The farmers applied fertilizer P at the recommended rate in the NMPs in the majority of the fields. In most years, more than 50% of the fields received a recommendation of zero fertilizer P, and farmers tended to follow that recommendation. Across the four farms, the overapplication of P occurred in less than 3% of the field-by-year combinations. This data shows that farmers were willing to adopt P fertilizer recommendations provided in their NMPs.

Only a small percentage of the fields, ranging from 3% to 37%, received the recommended amount of manure N and P. Variability in the amount of residual N available from previous manure applications caused great variance in the PSNT and CSNT tests, indicating that several years of data are needed before these tests can be used to accurately evaluate the performance of a NMP.

The four farmers in this study seemed confident that fertilizer recommendations were appropriate when based on soil tests, especially recommendations for fertilizer P. However, there was no significant change in soil test P values, probably due to the large spatial variation of P in the fields.

The results from this study showed no decreasing trend in the concentrations of nitrate in the PSNT and CSNT tests. The large variation in the amounts of manure and fertilizer applied by the farmers may be responsible for this lack of improvement.

Only a small percentage of fields received the recommended amount of manure application, and no significant decrease in the amount of manure over application compared with the recommended amount was found in this study.

Documenting improvements in N and P management after the implementation of an NMP proved to be a difficult task for the researchers of this study, due to both biological and management factors, such as non-uniform manure spreading and annual variations in weather, especially rainfall.  

Overall, the researchers say that manure and fertilizer management on dairy farms could be improved by using a longer timeframe than the three- to five-year plans typically used by NMPs. Management plans implemented using a process of adaptive management for N, which provides more detailed, continuous evaluations about the N status of corn fields, have also been shown to improve N management.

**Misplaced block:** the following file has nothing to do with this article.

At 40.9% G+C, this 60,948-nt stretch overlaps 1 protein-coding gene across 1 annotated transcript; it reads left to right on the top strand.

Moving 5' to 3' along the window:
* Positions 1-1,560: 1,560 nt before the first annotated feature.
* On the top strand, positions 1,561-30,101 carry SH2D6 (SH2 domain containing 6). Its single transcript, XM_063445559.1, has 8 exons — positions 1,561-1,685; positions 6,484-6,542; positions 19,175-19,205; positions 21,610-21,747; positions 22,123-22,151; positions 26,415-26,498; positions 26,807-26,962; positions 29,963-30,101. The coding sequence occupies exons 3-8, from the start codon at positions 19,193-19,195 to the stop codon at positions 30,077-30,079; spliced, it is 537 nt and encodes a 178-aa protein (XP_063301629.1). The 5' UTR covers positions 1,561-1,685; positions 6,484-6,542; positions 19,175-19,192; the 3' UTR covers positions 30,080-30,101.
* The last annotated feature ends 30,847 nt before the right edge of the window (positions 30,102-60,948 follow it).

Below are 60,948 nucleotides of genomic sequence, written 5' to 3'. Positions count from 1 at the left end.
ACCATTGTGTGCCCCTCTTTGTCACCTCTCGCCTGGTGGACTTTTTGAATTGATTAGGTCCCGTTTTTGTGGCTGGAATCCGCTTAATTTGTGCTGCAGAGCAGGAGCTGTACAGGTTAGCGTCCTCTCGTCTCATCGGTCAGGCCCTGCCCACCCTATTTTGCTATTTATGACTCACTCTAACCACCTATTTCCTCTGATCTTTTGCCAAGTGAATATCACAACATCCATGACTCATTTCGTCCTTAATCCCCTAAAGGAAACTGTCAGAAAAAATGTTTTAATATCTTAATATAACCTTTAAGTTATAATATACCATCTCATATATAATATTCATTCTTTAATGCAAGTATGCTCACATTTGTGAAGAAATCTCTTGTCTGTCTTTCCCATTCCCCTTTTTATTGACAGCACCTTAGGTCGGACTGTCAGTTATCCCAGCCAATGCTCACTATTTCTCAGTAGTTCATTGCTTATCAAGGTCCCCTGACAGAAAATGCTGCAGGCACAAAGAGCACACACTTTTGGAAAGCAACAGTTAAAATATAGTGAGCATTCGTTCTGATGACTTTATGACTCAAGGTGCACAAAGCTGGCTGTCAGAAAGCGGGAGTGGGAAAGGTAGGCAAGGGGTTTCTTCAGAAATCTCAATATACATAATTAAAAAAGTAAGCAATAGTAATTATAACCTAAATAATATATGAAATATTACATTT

Leave a Reply

Crop Inputs Stories
Crop InputsPlatform Specialty Products To Acquire Arysta LifeScience
October 20, 2014
Once the acquisition is complete, Platform Specialty Products will combine Arysta LifeScience with previously acquired companies Agriphar and Chemtura Crop Solutions. Read More
MicronutrientsMicronutrients Going Macro
September 9, 2014
Between 2014’s fantastic growing conditions and a heightened awareness on plant nutrition, the major players in micronutrients are gearing up for another big year. Read More
FertilizerFall Fertility 2014: Forecasting Fertilizer Use
September 7, 2014
Great crops this year have tapped the soil, and fall work is definitely called for, but how challenging will that get? Read More
FungicidesSudden Death Syndrome, Brown Stem Rot Reported In Indiana Soybeans
September 3, 2014
Farmers and retailers should be watching for symptoms of these two diseases over the next few weeks as they are best managed through preventative methods. Read More
Top 100 Articles
CropLife 100Pinnacle Agriculture Acquires Minnesota Retailer
April 14, 2015
Pinnacle Agriculture Holdings, LLC, ranked No. 6 on the CropLife 100,  has successfully acquired Liebl Ag, LLC in Ada, MN.  Read More
CropLife 100CHS, Aurora Cooperative Complete Fertilizer Storage, Grain Shuttle Loading Facility
April 13, 2015
CHS Inc., the nation’s leading cooperative and ranked No. 5 on the CropLife 100, and Aurora Cooperative (ranked No. 21) Read More
CropLife 100GROWMARK Acquires Missouri Refined Fuels Terminal
April 2, 2015
Bloomington, IL-based GROWMARK and Magellan Pipeline Co. have entered into an agreement in which GROWMARK will acquire the refined fuels Read More
CropLife 100Wilbur-Ellis Acquires South Dakota Retailer
April 2, 2015
Wilbur-Ellis Co.’s Agribusiness Division, a recognized leader in precision agriculture technology and the distribution and marketing of plant protection, seed Read More
CropLife 100The McGregor Co. Closes Smith-Kem Acquisition
April 2, 2015
The McGregor Co. — ranked No. 16 on the CropLife 100 list of largest U.S. ag retailers — has completed Read More
CropLife 100BRANDT Commemorates National Ag Day
March 20, 2015